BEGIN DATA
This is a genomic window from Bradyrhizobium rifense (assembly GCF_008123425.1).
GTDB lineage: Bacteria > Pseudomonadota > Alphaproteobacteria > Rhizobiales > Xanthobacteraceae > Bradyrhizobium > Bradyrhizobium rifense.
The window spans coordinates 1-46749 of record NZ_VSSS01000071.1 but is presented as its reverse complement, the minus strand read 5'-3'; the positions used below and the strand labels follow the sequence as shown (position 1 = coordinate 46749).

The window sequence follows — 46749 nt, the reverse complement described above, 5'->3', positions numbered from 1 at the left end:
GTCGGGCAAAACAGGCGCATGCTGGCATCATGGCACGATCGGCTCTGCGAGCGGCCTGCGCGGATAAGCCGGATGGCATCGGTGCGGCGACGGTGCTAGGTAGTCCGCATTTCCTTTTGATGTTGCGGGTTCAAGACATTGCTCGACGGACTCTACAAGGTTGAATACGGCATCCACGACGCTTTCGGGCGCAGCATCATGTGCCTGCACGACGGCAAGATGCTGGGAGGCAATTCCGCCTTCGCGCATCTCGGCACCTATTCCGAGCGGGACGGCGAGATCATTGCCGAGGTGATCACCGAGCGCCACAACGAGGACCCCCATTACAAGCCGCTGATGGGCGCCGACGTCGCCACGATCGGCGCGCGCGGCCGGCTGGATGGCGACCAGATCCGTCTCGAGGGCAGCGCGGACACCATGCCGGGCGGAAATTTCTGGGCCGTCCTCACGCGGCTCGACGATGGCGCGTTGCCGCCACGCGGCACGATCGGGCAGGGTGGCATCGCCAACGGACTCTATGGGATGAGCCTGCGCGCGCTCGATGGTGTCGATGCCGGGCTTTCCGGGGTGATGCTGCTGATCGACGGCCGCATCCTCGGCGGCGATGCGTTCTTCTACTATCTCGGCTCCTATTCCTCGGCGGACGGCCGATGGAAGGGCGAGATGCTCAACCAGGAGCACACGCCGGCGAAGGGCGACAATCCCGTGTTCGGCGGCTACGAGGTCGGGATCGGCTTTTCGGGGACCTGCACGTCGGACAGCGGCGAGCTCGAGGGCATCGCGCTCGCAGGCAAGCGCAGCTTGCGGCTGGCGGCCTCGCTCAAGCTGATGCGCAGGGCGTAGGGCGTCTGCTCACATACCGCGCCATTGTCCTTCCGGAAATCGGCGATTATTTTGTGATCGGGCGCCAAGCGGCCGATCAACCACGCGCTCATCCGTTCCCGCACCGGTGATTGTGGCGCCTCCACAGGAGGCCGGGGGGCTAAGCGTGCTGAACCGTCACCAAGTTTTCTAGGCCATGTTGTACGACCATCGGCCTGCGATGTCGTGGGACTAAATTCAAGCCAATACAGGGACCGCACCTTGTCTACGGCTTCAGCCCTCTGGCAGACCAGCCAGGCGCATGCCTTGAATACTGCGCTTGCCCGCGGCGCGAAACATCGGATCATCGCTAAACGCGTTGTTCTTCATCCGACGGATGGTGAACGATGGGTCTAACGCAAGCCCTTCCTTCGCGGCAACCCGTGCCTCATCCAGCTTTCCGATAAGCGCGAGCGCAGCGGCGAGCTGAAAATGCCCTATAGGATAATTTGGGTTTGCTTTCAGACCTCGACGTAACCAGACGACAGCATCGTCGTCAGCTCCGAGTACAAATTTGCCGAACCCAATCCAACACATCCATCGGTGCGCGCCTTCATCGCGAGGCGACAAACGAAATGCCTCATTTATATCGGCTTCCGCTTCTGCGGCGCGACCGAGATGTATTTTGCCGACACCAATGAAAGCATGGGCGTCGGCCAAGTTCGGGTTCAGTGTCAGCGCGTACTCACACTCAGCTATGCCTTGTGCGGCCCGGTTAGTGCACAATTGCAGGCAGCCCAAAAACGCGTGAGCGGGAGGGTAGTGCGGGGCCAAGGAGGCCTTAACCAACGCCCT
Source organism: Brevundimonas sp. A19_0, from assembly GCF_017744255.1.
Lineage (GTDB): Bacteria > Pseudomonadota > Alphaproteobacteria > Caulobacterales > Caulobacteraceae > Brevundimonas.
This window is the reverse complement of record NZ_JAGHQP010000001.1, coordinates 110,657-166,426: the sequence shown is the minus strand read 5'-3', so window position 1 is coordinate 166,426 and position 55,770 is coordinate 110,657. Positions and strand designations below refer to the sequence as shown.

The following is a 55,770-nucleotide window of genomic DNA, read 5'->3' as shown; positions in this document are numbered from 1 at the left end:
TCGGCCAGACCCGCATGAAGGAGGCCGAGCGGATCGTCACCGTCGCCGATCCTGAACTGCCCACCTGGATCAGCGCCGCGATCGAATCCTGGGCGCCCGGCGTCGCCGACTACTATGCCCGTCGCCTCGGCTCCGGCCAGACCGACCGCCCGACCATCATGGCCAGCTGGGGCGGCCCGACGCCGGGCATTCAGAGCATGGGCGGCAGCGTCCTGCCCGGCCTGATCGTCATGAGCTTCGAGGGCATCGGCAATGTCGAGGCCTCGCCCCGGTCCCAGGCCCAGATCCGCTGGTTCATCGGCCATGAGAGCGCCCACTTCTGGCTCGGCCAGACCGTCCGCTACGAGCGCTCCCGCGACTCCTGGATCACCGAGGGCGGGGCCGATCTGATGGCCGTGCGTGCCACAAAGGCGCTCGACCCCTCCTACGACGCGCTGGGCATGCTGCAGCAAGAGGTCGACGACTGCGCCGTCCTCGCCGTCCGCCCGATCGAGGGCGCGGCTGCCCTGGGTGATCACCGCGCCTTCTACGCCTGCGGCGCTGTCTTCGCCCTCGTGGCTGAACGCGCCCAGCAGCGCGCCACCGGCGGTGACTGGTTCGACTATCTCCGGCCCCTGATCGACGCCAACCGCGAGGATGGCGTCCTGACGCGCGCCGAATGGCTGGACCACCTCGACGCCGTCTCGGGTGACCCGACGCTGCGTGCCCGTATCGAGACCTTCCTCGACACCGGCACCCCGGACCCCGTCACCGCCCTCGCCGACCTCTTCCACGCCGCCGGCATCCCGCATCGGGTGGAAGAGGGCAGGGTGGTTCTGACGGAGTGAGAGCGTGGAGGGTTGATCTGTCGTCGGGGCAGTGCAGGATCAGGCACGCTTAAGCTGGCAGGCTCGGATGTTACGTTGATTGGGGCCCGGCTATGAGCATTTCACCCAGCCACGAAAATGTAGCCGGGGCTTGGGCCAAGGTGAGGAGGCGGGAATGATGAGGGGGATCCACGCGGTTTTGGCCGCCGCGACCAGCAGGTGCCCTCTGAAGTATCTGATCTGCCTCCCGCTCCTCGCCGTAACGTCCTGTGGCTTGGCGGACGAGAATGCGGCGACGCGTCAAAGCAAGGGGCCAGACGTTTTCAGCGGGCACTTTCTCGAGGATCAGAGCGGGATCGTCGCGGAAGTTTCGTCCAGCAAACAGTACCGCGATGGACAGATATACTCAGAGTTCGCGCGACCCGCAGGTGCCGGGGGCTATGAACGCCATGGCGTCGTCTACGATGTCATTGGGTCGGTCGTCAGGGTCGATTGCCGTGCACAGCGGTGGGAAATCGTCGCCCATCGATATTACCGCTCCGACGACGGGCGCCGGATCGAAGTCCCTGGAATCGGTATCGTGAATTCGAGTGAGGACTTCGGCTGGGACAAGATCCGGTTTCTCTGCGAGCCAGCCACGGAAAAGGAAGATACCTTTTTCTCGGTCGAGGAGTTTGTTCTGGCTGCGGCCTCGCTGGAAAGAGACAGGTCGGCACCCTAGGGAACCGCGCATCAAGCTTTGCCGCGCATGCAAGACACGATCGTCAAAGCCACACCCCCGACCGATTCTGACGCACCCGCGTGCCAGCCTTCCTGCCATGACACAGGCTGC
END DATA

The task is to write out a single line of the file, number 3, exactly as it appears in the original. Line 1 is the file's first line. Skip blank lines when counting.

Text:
The window spans coordinates 1-46749 of record NZ_VSSS01000071.1 but is presented as its reverse complement, the minus strand read 5'-3'; the positions used below and the strand labels follow the sequence as shown (position 1 = coordinate 46749).